President Joe Biden’s pick for Interior secretary, Rep. Deb Haaland (D-N.M.) will be responsible for upholding the country’s treaties with Native Americans. Haaland should use her unique position to rectify one of the most damaging early Indian policies of the United States, which sought to break down tribes and assimilate natives: the systematic takeover of native land. 
The United States lags behind many other countries in the Americas in its treatment of indigenous land claims and indigenous legal and political autonomy. Canada has offered official apologies to First Nations and founded a Truth and Reconciliation Commission to investigate the legacy of its Indian Residential Schools and provide recommendations to further reconciliation with its indigenous groups. Colombia and Bolivia have granted native communities enormous reserves of lands, and Mexico has given indigenous communities living in ejidos greater self-governance and property rights. Now is the time for the United States to do the same.

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Family Of Man Who Died From Taco Eating Contest Sue Fresno Grizzlies Owner

Entertainment

Family Of Man Who Died From Taco Eating Contest Sue Fresno Grizzlies Owner

Dana Hutchings, 41, entered a taco eating contest during a Fresno Grizzlies game in 2019. He choked and died during the contest and now his son has filed a lawsuit against the baseball team.

The son of a man who died from a taco eating contest is suing for wrongful death.

Dana Hutchings, 41, died after choking during a taco eating contest during a Fresno Grizzlies game. His son has filed a wrongful death lawsuit claiming that the event organizers were not equipped to host the event. Furthermore, the lawsuit claims that the organizers failed to provide a medical response team.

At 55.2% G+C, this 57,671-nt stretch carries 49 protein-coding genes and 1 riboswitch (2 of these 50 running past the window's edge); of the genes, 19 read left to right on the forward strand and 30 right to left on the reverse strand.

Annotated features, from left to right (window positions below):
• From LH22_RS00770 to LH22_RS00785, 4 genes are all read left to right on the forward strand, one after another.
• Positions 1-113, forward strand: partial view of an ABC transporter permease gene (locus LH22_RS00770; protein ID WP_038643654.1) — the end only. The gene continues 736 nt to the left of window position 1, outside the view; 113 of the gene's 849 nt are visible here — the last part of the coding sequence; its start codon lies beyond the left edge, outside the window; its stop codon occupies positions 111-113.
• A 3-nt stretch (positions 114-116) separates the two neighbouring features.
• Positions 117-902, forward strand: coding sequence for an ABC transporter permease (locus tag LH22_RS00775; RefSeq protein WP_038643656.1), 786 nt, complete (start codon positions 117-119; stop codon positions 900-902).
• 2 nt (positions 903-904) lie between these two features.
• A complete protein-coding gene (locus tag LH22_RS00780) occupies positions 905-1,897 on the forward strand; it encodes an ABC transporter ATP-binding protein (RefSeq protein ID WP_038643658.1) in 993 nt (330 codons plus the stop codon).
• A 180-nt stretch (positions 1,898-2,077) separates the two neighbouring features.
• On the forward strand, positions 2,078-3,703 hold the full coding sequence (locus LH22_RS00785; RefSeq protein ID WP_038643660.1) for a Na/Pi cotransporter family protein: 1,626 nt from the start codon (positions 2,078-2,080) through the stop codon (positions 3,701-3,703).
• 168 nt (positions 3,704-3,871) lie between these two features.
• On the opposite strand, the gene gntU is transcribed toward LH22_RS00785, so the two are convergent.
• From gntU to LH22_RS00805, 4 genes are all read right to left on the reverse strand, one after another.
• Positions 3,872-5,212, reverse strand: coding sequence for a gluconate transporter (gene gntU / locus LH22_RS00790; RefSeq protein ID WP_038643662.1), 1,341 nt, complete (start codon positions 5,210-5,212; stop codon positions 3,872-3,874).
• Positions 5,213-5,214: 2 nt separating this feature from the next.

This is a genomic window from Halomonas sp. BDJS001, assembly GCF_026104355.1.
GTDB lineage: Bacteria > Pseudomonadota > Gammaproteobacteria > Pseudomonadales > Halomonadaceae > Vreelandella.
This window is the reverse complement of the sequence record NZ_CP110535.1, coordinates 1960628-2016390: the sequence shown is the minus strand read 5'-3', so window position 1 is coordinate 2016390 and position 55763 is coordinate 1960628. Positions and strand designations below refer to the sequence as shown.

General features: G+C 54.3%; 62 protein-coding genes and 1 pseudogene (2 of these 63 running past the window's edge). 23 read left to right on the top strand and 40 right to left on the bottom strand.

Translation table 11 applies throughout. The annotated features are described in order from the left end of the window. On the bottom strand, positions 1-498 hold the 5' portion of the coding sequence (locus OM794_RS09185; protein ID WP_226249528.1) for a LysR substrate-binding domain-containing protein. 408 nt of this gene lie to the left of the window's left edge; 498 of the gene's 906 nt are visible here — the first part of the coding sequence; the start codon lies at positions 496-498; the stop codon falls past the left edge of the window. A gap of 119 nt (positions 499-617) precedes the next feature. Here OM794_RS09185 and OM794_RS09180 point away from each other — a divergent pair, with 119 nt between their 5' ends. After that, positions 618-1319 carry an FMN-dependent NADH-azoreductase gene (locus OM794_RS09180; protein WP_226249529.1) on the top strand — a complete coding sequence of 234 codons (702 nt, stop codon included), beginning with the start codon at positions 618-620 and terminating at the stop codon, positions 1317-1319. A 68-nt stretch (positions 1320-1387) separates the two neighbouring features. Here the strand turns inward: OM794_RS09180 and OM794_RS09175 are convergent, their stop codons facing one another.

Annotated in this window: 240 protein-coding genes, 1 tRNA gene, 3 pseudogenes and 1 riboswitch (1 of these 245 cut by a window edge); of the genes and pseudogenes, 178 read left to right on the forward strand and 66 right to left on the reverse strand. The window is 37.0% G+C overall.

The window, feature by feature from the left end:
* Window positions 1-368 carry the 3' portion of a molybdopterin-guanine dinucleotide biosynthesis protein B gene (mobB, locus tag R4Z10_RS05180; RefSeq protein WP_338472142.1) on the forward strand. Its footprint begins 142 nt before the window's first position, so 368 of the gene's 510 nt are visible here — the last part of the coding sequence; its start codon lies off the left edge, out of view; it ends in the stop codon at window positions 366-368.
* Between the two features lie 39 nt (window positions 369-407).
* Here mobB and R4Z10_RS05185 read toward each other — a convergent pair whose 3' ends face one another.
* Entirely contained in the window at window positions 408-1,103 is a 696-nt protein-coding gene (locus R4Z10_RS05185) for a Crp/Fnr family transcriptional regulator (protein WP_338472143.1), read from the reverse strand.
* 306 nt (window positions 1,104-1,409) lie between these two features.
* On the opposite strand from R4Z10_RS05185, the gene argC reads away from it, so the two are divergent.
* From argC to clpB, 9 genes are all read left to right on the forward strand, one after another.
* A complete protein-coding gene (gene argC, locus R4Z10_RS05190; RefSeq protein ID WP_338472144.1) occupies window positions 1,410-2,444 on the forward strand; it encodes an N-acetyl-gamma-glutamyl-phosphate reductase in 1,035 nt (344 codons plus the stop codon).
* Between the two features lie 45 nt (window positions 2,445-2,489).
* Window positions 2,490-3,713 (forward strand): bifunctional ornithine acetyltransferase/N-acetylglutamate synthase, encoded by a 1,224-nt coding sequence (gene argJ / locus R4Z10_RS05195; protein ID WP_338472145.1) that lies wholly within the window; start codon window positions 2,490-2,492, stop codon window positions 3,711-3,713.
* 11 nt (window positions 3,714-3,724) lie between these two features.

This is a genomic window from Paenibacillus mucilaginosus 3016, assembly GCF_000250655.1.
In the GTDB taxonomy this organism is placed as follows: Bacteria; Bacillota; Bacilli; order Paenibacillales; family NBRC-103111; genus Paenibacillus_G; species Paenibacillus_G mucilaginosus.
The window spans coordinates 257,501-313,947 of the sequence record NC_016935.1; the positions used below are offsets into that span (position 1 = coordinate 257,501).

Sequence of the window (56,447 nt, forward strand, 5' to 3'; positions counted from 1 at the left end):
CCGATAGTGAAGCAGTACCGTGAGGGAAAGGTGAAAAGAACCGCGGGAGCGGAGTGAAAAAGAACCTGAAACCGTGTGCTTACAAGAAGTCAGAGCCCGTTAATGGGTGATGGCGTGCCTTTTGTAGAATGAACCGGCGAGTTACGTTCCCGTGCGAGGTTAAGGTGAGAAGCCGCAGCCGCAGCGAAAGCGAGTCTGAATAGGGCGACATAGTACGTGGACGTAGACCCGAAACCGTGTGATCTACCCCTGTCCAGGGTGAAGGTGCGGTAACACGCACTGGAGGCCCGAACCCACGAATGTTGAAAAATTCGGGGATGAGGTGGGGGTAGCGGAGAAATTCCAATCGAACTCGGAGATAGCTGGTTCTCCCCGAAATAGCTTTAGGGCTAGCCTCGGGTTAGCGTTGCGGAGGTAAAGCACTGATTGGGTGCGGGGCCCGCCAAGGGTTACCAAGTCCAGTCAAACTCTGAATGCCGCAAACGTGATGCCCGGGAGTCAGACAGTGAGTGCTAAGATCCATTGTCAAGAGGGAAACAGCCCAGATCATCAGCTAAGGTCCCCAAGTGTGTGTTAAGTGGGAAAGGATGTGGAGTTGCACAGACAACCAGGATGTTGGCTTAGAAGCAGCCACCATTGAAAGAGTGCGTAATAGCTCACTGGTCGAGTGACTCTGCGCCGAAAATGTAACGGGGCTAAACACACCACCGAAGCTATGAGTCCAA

“People say all the time he knew what he was getting into, well clearly he didn’t,” Martin Taleisnik, an attorney representing Hutchings’ son, Marshall told CBS17.

Marshall and his attorney are pushing back at the notion that Dana should have known better.

People have sounded off on social media criticizing the family for filing the lawsuit. Yet, the family and their attorney are calling attention to the lack of information given to contestants.

“If you don’t know all the pitfalls, how can you truly be consenting and participating freely and voluntarily? It’s a risk that resulted in a major loss to Marshall,” Taleisnik told CBS17.

Dana’s family is seeking a monetary settlement from the Fresno Grizzlies owners.

The wrongful death lawsuit names Fresno Sports and Events as the responsible party. The lawsuit also notes that alcohol was made available to contestants and added to the likelihood of the tragedy.

“We are devastated to learn that the fan that received medical attention following an event at Tuesday evening’s game has passed away. The Fresno Grizzlies extend our heartfelt prayers and condolences to the family of Mr. Hutchings,” a statement from the Fresno Grizzlies read after the death in 2019. “The safety and security of our fans is our highest priority. We will work closely with local authorities and provide any helpful information that is requested.”

READ: Kobe Bryant’s Wrongful Death Lawsuit Has Tragically Been Moved To Federal Court Despite Vanessa Bryant’s Pleas